The incentives are necessary given the limits of the current network of fueling stations confined mainly to California. The limits of existing fueling options and the weakness of the current hydrogen infrastructure was made clear when a catastrophic fire and explosion occurred at an Air Products hydrogen plant in Santa Ana, California, in June of this year knocking out hydrogen supplies for Northern California for five months.

The Air Products disaster forced owners of hydrogen-fueled vehicles to idle or trade them in. (The high cost of luxury car insurance was noted by some as a reason for turning their cars in. Toyota representatives said the company took on the lease or financing payments for some Mirai owners.)

The developments in California could and should be seen by many as the end of the hydrogen car conversation in the U.S. Hydrogen may make sense for commercial vehicles and public transportation, but the vulnerability of an already fragile and fledgling charging network is likely to be too much for even the greenest of green-leaning car buyers to tolerate. There are two valuable takeaways here.

First, California, like Japan, has geographic and geologic reasons for taking a regulatory interest in the automotive market. Both Japan and California are concerned about emissions. But Japan has an abiding interest in energy independence and California has a perpetual struggle with air quality.

These circumstances of geography give both regions common cause to promote both electrification and hydrogen fuel technologies. California has been willing to put its thumb on the scale for electrification with stringent emissions and fuel efficiency standards – but neither Japan nor California have provided incentives for hydrogen-fueled vehicles.

This has put companies like Toyota, Hyundai, and Honda in the awkward position of advertising, promoting, and selling hydrogen-powered cars that may be green but are complicated and expensive to operate from a cost, charging, and insurance standpoint. The array of incentives offered by Toyota on the Mirai represent a case study in how a car company tries to sell a car against the headwinds of consumer indifference.

It is instructional to compare the enthusiastic funding of charging and the range of discounts and discounted financing Toyota is offering for the Mirai against the lack of aggressive promotional activity by BMW, Cadillac, Chevrolet, Nissan, Mitsubishi, and other auto makers for their electric vehicles.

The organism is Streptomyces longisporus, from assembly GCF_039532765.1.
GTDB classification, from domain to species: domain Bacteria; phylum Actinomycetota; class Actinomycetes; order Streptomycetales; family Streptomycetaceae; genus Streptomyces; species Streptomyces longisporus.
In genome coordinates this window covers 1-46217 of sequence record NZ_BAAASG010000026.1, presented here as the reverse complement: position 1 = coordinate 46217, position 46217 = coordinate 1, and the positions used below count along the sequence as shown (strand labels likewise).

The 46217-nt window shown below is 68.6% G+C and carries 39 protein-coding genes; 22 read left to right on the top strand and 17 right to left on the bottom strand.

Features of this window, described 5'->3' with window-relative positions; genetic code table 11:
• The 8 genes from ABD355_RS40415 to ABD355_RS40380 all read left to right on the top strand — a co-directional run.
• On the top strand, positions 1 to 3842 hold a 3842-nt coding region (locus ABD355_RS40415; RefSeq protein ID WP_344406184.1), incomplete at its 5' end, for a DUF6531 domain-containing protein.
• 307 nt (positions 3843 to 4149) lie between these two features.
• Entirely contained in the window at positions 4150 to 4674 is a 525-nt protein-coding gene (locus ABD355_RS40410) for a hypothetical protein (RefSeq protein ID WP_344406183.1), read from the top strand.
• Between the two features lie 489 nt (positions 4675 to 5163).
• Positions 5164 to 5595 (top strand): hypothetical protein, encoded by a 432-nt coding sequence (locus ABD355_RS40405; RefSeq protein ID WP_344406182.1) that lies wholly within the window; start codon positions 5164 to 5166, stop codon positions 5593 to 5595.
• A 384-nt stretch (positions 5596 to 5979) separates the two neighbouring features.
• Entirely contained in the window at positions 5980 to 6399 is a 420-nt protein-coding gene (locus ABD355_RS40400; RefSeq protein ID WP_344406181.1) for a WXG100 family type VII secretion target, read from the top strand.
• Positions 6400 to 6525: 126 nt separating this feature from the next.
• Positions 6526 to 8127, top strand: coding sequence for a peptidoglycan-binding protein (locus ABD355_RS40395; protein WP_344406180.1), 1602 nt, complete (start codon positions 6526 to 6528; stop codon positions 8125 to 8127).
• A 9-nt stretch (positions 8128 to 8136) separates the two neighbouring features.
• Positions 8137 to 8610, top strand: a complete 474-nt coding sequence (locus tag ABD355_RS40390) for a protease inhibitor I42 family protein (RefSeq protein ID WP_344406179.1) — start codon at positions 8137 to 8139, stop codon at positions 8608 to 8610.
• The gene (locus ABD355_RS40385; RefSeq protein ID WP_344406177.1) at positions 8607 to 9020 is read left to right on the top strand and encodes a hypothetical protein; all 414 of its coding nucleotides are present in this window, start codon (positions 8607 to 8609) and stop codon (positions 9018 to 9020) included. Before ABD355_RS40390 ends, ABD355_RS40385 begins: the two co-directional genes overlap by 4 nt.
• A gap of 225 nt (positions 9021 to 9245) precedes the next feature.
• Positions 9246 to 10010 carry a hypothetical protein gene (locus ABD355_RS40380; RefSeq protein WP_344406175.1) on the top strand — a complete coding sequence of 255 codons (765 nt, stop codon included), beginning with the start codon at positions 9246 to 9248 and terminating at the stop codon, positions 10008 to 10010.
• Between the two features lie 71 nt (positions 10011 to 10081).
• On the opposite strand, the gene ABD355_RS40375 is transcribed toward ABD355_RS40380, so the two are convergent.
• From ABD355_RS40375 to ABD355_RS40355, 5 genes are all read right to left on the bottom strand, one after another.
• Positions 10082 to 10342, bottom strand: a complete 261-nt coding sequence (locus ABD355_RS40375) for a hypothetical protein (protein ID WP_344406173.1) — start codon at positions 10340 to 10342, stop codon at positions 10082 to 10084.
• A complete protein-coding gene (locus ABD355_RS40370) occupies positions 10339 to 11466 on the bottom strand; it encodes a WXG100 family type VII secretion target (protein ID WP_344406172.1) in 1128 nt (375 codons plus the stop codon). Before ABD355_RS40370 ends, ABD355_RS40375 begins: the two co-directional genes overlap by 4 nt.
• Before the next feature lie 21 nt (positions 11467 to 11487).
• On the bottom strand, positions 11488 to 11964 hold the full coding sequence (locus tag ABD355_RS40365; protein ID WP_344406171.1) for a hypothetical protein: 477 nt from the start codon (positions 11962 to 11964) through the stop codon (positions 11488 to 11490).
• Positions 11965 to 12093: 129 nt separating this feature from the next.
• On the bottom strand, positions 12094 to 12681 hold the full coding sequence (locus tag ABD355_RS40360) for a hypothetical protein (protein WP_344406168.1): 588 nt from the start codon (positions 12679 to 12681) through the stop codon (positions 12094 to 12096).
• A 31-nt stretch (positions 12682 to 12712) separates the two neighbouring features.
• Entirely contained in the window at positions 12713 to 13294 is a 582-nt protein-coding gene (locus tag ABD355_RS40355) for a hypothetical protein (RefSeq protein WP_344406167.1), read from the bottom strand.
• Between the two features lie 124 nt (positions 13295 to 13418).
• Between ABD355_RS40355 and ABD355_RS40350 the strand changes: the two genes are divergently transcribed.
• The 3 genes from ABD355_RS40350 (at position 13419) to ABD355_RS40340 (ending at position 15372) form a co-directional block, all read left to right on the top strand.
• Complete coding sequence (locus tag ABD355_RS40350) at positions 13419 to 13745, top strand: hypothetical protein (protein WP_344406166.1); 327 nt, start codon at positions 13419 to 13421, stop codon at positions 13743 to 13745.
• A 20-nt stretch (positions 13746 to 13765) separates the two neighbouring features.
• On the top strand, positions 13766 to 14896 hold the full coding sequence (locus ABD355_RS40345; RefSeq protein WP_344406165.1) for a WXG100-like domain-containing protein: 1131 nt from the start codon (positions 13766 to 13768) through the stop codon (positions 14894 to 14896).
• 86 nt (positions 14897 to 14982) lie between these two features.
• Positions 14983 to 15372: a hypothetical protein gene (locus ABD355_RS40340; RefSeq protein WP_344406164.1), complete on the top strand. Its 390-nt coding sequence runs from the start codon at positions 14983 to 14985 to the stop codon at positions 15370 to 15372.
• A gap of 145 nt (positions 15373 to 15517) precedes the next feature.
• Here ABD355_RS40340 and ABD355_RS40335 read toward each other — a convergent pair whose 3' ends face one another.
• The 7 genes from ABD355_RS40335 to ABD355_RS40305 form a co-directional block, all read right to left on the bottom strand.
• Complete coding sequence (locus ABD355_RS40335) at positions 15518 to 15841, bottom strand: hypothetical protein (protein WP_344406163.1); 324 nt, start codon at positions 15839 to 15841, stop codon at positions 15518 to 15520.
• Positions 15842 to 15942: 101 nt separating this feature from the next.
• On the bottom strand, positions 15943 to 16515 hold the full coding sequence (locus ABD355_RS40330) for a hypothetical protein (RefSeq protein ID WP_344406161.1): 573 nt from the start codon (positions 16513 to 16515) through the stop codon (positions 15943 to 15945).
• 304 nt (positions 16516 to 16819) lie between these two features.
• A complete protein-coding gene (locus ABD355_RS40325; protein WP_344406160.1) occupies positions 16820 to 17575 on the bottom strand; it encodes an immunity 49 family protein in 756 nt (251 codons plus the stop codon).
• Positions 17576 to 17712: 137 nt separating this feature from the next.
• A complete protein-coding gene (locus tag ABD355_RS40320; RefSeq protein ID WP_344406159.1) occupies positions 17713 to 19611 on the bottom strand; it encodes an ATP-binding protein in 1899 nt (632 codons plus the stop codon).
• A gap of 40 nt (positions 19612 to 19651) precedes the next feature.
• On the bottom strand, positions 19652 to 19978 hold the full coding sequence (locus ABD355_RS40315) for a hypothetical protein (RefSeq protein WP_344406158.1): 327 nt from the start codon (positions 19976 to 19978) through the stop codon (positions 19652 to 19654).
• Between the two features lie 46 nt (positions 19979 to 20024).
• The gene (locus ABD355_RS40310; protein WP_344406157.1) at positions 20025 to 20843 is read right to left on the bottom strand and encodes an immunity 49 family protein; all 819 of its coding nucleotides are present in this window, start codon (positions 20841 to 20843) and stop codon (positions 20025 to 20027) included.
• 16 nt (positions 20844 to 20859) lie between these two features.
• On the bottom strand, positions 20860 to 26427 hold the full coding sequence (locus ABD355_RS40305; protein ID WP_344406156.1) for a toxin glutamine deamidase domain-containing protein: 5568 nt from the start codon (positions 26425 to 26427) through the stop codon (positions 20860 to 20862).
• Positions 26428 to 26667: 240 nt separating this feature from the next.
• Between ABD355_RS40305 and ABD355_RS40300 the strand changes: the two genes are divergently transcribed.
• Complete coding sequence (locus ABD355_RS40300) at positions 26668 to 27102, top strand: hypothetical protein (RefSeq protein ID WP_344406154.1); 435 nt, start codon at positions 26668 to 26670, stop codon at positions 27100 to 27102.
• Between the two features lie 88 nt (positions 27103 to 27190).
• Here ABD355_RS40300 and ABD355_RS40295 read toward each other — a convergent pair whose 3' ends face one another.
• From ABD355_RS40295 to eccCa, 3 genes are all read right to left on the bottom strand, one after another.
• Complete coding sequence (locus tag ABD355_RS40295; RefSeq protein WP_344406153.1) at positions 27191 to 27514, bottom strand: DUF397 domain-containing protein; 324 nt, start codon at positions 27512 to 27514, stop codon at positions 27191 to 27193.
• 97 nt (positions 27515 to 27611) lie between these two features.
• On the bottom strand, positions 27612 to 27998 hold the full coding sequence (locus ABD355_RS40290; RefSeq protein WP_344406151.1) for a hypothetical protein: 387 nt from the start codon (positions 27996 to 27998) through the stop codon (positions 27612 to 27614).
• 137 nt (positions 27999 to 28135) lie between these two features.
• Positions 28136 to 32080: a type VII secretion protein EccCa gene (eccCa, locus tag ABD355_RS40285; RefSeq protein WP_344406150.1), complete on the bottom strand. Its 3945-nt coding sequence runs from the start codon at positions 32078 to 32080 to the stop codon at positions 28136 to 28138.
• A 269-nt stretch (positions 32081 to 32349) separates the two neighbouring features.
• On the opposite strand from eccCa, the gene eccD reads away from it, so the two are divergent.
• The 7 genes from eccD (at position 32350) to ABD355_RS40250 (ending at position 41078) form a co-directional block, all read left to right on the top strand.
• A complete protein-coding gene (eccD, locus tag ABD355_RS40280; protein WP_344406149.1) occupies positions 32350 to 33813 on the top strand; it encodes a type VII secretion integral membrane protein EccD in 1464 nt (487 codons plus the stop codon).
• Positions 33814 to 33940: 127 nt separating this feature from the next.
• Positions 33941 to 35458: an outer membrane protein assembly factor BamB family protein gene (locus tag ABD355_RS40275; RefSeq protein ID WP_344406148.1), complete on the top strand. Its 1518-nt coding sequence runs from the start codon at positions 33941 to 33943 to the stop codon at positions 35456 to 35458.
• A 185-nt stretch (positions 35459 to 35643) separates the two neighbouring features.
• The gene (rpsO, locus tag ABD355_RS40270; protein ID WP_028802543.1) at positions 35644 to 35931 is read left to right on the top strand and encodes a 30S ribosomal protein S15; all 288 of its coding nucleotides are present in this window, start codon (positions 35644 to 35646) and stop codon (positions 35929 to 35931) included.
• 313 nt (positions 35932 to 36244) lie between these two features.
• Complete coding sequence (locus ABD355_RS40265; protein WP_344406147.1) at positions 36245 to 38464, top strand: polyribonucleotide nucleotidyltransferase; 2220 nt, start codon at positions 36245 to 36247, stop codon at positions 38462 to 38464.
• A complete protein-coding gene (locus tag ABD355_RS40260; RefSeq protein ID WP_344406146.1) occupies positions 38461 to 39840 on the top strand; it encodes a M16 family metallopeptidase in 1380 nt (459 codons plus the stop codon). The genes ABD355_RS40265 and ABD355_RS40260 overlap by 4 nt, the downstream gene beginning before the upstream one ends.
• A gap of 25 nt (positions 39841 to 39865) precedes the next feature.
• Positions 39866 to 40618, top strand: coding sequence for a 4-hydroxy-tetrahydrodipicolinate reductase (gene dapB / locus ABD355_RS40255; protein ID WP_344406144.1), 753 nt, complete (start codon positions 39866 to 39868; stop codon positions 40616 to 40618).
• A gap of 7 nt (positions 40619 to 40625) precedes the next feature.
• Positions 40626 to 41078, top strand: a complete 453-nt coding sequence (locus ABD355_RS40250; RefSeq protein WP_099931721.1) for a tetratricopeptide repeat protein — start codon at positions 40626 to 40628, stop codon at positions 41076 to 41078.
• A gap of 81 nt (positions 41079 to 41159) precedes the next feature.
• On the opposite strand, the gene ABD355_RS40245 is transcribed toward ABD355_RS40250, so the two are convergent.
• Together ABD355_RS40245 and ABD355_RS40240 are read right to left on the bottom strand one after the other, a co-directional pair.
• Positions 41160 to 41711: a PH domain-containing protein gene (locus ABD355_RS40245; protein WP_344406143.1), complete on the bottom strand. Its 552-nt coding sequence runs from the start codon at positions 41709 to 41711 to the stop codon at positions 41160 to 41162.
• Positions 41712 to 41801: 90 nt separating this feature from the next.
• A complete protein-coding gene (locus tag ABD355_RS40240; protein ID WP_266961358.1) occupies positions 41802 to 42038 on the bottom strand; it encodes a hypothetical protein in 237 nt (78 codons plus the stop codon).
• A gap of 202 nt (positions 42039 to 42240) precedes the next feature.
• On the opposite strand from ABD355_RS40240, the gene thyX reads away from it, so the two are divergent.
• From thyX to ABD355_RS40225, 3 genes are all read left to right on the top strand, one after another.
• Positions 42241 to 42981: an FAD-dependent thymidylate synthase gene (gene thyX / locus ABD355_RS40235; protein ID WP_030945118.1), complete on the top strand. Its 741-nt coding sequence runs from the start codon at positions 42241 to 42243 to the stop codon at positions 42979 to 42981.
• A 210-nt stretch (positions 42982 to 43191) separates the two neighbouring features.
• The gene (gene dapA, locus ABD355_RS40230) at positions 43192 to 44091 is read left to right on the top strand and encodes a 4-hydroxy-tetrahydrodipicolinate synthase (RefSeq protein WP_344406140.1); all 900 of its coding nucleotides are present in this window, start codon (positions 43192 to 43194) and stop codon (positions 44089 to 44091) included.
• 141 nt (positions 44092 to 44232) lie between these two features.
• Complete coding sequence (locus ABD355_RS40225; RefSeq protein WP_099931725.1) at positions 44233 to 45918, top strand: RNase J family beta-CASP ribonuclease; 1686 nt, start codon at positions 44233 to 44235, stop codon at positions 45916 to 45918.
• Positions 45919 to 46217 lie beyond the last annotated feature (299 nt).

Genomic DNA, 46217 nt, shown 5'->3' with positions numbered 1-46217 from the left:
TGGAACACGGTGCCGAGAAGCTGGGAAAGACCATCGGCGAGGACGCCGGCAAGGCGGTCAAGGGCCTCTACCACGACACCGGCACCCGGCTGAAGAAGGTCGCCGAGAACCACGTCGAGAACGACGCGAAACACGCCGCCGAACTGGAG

I can remember visiting local Chevrolet dealers in the earliest days of the Volt extended range electric vehicle and finding the car being offered at a premium price with dealers claiming ignorance of a well-documented low-cost lease option. The Volt met its demise in early 2019 and GM expects to sell a measly 20,000 Bolt EVS annually. It’s hard to get excited about a car when you lose money on every one you sell.

It’s clear that the Bolt is being allocated sparse marketing dollars. I can’t say that I’ve ever seen a television advertisement or a dealer-advertised incentive offer for a Bolt. The vehicle is increasingly looking like a gig-economy fleet offering for the foreseeable future.

Comparing the promotional effort applied to the Mirai by Toyota and the paucity of promotion allotted by the legacy ICE-based vehicle makers for EVs, it is easy to see why Tesla has scampered away with the lion’s share of the EV market and is threatening the sales leadership of traditional ICE-based luxury cars. Car companies are refusing to back up their nascent EV efforts with muscular marketing campaigns.

The latest losers (in the estimation of automotive journalists and some analysts) have been Audi’s E-tron and Jaguar’s I-pace – both posting a few thousand vehicle sales in their first months on the U.S. market in the face of more than 111,000 Tesla Model 3 sales. Alternative propulsion technologies, whether electric or hydrogen-based, remain an awkward talking point for auto makers. 

Key takeaways are that car buying decisions remain emotional – not rational. The biggest challenge isn’t making the cars that people want, it is making people want the cars that have been made. Alone among EV auto makers, Tesla appears to be making the cars that people want. It remains one of the few car makers if not the only one struggling to keep pace with advance orders.

The real challenge for Tesla’s EV rivals like General Motors may not be the electrical architecture of their vehicles. It will be rewiring their marketing and dealer networks to support and promote EV-based vehicles.